When is a company allowed to report as deductions on a tax return the expenses that have been incurred during the time leading up to getting the doors open for business?
Chief Counsel Advice provides insight to taxpayers planning or negotiating merger-and-acquisition transactions.
This item discusses the rules for deducting accrued liabilities in M&A transactions and then provides an illustration by looking at a recent IRS technical advice memorandum.
This item discusses business acquisitions that include assumption of deferred compensation costs and who — buyer or seller (or neither) — has a right to deduct those compensation amounts.
Modifications to Sec. 174 may affect other areas of taxation which must also be reflected in financial statements and estimated tax payments.
This article discusses a strategy to allow more interest to be deducted under the limitation involving the strategic adoption of FASB Accounting Standards Codification Topic 606, Revenue From Contracts With Customers.
A law change and some regulations take effect while an array of provisions expire.
This article discusses the disclosure and reporting of VCOs and whether VCOs should be treated as deductible ordinary and necessary business expenses, capitalizable expenses, deductible charitable contributions, or nondeductible expenses.
The IRS issued the annual update of the mileage rate taxpayers may use to compute their deductible automobile costs.
Microcaptive insurance arrangements have been vigorously scrutinized recently by the IRS.
The memo provides an analysis of the capitalization of amounts paid to acquire or create intangibles, providing insight into capital expenditures under Sec. 263 and trade or business expenses under Sec. 162, clarifying capitalizing vs. expensing.
Inbound structures involving interest or royalty payments by U.S. subsidiaries to foreign affiliates may trigger anti-avoidance rules where the foreign affiliates operate in countries that have notional interest deduction tax regimes.
The distinctions among betterments, improvements, routine maintenance, and the effects of normal wear and tear are key to determining whether building expenditures are currently deductible or must be capitalized.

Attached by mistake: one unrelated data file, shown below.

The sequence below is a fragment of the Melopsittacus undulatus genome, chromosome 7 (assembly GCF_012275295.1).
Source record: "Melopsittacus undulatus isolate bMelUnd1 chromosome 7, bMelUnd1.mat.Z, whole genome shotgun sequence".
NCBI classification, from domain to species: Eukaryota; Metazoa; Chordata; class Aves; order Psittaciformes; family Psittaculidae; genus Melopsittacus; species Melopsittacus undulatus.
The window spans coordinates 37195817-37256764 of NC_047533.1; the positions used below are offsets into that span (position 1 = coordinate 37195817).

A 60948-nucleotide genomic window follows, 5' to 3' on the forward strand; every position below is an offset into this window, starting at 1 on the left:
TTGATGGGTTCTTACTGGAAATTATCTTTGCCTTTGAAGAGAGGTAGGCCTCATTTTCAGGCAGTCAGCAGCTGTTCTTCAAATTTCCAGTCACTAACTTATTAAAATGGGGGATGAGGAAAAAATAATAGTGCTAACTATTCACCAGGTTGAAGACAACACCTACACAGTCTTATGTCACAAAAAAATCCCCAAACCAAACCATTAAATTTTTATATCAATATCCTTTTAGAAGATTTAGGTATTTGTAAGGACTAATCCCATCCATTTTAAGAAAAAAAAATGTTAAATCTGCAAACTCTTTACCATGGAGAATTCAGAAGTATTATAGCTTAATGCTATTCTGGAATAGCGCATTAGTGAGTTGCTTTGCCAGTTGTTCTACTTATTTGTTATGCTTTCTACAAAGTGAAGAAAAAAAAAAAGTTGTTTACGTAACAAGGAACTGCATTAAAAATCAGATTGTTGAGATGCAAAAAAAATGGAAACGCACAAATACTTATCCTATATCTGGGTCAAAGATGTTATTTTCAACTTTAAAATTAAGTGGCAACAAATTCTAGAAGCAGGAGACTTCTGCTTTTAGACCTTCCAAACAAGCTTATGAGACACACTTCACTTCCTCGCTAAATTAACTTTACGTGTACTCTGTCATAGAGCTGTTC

This article discusses the history of the deduction of business meal expenses and the new rules under the TCJA and the regulations and provides a framework for documenting and substantiating the deduction.
Legal expenses for notice letters required as part of an application to the FDA for permission to produce and market generic drugs are capitalizable, but legal expenses for patent litigation as a result of certain certifications made during the approval process are deductible.
The IRS issued guidance on a safe harbor permitting qualifying taxpayers who have PPP loans, who did not deduct expenses related to those loans paid or incurred in 2020 on their 2020 returns, to deduct the expenses on their returns for 2021.
The IRS issued guidance on the temporary rule that allows a 100% deduction for eligible restaurant meals in 2021 and 2022.
The Supreme Court’s denial of Altera’s petition could have significant tax and financial reporting consequences for companies that have excluded SBC costs from CSA intangible development cost pools.
The COVID-19 pandemic brings taxpayers into uncharted territory with regard to casualty losses without physical damage but where there is still an undeniable impact to the business, especially where property values are permanently reduced due to the pandemic.
Covenants not to compete can protect a company’s interest as long as they are drafted in an appropriate manner, but their 15-year amortization period can cause issues.